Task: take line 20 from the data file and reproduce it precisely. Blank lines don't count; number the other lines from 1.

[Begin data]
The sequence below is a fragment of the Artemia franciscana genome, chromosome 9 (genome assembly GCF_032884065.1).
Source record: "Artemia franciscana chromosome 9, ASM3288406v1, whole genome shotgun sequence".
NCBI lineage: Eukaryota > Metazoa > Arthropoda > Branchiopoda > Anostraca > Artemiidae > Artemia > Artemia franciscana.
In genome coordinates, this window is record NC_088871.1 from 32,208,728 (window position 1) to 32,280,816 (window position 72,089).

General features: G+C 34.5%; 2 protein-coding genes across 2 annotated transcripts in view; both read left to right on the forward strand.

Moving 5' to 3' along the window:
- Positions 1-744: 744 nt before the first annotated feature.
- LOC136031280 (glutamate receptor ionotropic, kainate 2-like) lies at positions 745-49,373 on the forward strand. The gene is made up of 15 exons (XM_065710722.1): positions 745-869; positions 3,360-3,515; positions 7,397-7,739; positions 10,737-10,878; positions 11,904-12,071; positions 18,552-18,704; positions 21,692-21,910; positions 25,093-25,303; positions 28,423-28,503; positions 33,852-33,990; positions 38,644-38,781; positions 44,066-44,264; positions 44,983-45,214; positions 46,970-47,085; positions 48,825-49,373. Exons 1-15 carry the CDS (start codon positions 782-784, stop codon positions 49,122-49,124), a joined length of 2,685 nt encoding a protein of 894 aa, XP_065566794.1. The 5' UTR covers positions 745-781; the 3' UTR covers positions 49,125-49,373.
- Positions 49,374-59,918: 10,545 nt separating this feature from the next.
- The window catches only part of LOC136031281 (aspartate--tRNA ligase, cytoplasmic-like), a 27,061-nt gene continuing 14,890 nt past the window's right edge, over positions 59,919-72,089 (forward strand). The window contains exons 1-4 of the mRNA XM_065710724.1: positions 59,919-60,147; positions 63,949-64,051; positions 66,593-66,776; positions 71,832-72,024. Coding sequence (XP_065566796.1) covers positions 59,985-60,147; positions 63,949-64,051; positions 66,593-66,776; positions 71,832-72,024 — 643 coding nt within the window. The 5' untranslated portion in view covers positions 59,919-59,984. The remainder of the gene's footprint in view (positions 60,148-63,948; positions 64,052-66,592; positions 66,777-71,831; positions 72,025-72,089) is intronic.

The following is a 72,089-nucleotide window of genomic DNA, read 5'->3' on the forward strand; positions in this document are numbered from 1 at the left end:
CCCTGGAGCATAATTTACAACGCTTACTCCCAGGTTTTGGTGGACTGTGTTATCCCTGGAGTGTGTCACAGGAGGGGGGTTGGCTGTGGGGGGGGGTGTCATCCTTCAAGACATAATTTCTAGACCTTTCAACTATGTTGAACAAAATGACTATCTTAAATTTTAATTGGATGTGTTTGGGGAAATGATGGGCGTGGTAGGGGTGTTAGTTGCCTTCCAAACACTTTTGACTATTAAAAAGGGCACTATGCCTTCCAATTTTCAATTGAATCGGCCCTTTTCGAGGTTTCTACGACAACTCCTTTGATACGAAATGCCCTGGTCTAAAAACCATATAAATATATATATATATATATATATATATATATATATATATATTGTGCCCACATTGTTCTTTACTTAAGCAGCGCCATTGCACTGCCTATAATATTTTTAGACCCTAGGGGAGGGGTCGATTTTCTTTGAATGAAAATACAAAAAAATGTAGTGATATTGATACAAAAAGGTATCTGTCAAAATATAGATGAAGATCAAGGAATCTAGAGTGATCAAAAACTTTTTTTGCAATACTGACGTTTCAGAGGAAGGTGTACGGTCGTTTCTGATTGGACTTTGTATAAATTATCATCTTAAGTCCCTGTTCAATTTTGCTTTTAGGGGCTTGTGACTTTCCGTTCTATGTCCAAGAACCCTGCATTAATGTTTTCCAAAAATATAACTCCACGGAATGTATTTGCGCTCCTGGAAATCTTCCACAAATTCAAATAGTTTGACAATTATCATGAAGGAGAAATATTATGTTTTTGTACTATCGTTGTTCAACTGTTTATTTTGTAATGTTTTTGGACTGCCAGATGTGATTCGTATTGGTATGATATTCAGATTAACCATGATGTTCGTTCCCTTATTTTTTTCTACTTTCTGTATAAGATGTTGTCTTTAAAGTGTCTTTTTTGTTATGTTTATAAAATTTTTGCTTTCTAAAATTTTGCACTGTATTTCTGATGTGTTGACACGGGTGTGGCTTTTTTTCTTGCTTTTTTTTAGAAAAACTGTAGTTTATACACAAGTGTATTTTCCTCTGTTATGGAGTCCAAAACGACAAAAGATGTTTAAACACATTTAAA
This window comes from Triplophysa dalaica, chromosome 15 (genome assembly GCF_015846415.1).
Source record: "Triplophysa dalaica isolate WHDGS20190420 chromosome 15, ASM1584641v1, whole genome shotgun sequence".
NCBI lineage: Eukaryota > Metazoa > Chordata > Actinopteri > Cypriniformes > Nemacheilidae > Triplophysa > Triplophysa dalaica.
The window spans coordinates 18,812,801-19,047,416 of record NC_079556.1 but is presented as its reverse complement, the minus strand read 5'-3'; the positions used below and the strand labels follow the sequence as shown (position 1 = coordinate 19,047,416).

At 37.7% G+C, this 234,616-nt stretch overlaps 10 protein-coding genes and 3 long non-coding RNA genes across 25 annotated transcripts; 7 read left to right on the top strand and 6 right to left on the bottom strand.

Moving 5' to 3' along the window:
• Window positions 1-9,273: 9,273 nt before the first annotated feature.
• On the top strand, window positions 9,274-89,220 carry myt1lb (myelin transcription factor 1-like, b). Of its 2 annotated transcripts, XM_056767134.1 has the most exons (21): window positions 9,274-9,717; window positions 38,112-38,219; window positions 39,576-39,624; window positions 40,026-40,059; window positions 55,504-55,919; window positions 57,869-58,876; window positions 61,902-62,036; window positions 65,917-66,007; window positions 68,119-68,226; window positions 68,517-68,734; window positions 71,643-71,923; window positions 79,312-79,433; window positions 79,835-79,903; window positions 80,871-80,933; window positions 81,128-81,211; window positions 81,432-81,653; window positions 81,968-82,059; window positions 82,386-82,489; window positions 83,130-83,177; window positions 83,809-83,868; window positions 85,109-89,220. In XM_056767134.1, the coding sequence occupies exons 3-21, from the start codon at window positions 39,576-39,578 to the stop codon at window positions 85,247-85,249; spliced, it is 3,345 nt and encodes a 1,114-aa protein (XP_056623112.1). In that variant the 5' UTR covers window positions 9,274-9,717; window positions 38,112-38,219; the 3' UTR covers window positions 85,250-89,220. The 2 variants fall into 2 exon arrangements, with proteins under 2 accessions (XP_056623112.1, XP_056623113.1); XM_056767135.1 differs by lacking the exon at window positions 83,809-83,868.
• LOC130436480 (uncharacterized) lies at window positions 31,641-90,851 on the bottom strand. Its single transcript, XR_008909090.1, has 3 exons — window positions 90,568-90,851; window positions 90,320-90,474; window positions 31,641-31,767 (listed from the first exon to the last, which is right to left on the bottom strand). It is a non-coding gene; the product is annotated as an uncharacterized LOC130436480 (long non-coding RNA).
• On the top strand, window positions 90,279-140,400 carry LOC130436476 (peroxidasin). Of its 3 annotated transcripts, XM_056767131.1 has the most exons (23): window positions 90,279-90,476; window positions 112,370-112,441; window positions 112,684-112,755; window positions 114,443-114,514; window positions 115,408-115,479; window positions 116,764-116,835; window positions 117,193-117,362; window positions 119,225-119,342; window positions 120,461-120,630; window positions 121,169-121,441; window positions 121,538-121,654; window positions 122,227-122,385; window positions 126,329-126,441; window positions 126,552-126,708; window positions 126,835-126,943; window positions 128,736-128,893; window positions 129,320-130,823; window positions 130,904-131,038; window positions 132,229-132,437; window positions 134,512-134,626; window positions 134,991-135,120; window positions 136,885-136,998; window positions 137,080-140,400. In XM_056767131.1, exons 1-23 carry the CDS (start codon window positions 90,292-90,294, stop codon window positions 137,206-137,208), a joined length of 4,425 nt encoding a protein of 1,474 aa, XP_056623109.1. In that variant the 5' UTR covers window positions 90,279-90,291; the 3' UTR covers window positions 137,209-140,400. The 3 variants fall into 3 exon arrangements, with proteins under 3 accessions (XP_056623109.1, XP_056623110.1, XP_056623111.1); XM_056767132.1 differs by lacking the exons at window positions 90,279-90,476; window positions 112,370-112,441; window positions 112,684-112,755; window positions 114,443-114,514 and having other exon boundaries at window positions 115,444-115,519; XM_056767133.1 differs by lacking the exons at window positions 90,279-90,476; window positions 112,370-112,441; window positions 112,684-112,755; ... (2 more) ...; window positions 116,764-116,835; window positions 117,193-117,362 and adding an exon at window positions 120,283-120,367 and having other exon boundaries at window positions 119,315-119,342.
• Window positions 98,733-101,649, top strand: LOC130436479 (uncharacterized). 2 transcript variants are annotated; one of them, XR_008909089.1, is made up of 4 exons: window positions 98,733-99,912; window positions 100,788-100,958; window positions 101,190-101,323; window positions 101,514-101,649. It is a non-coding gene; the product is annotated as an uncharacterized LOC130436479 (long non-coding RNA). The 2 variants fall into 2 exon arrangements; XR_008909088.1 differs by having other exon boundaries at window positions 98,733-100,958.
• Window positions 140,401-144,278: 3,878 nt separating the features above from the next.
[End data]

• On the top strand, window positions 9,274-89,220 carry myt1lb (myelin transcription factor 1-like, b). Of its 2 annotated transcripts, XM_056767134.1 has the most exons (21): window positions 9,274-9,717; window positions 38,112-38,219; window positions 39,576-39,624; window positions 40,026-40,059; window positions 55,504-55,919; window positions 57,869-58,876; window positions 61,902-62,036; window positions 65,917-66,007; window positions 68,119-68,226; window positions 68,517-68,734; window positions 71,643-71,923; window positions 79,312-79,433; window positions 79,835-79,903; window positions 80,871-80,933; window positions 81,128-81,211; window positions 81,432-81,653; window positions 81,968-82,059; window positions 82,386-82,489; window positions 83,130-83,177; window positions 83,809-83,868; window positions 85,109-89,220. In XM_056767134.1, the coding sequence occupies exons 3-21, from the start codon at window positions 39,576-39,578 to the stop codon at window positions 85,247-85,249; spliced, it is 3,345 nt and encodes a 1,114-aa protein (XP_056623112.1). In that variant the 5' UTR covers window positions 9,274-9,717; window positions 38,112-38,219; the 3' UTR covers window positions 85,250-89,220. The 2 variants fall into 2 exon arrangements, with proteins under 2 accessions (XP_056623112.1, XP_056623113.1); XM_056767135.1 differs by lacking the exon at window positions 83,809-83,868.